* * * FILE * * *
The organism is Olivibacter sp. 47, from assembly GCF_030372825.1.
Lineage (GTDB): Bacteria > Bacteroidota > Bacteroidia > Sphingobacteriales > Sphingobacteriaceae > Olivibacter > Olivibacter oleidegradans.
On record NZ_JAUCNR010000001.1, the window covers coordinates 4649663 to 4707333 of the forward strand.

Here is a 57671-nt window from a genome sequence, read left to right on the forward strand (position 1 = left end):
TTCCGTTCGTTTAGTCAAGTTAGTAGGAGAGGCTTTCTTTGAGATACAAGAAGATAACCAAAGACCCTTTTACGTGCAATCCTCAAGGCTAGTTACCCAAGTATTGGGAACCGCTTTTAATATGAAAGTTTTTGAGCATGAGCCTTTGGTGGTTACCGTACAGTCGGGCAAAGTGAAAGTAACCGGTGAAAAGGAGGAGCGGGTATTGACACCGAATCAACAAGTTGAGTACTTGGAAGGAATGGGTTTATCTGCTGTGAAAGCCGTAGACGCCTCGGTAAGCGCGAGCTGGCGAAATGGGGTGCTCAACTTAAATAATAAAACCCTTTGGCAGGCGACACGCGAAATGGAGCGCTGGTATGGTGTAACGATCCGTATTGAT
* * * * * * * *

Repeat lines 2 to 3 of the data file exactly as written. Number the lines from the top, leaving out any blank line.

Lineage (GTDB): Bacteria > Bacteroidota > Bacteroidia > Sphingobacteriales > Sphingobacteriaceae > Olivibacter > Olivibacter oleidegradans.
On record NZ_JAUCNR010000001.1, the window covers coordinates 4649663 to 4707333 of the forward strand.